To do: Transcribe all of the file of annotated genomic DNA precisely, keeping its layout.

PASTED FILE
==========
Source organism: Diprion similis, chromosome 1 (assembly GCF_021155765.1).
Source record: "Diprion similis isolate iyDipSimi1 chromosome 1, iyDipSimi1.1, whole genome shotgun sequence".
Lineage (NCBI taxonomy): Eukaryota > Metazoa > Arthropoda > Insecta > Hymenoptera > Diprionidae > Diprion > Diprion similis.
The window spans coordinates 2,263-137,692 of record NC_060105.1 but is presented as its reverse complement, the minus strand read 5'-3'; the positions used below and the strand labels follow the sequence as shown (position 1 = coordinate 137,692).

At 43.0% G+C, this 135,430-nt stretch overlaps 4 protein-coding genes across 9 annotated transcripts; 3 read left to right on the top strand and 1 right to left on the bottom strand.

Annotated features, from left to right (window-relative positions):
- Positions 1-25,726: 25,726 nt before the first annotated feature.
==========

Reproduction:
Source organism: Diprion similis, chromosome 1 (assembly GCF_021155765.1).
Source record: "Diprion similis isolate iyDipSimi1 chromosome 1, iyDipSimi1.1, whole genome shotgun sequence".
Lineage (NCBI taxonomy): Eukaryota > Metazoa > Arthropoda > Insecta > Hymenoptera > Diprionidae > Diprion > Diprion similis.
The window spans coordinates 2,263-137,692 of record NC_060105.1 but is presented as its reverse complement, the minus strand read 5'-3'; the positions used below and the strand labels follow the sequence as shown (position 1 = coordinate 137,692).

At 43.0% G+C, this 135,430-nt stretch overlaps 4 protein-coding genes across 9 annotated transcripts; 3 read left to right on the top strand and 1 right to left on the bottom strand.

Annotated features, from left to right (window-relative positions):
- Positions 1-25,726: 25,726 nt before the first annotated feature.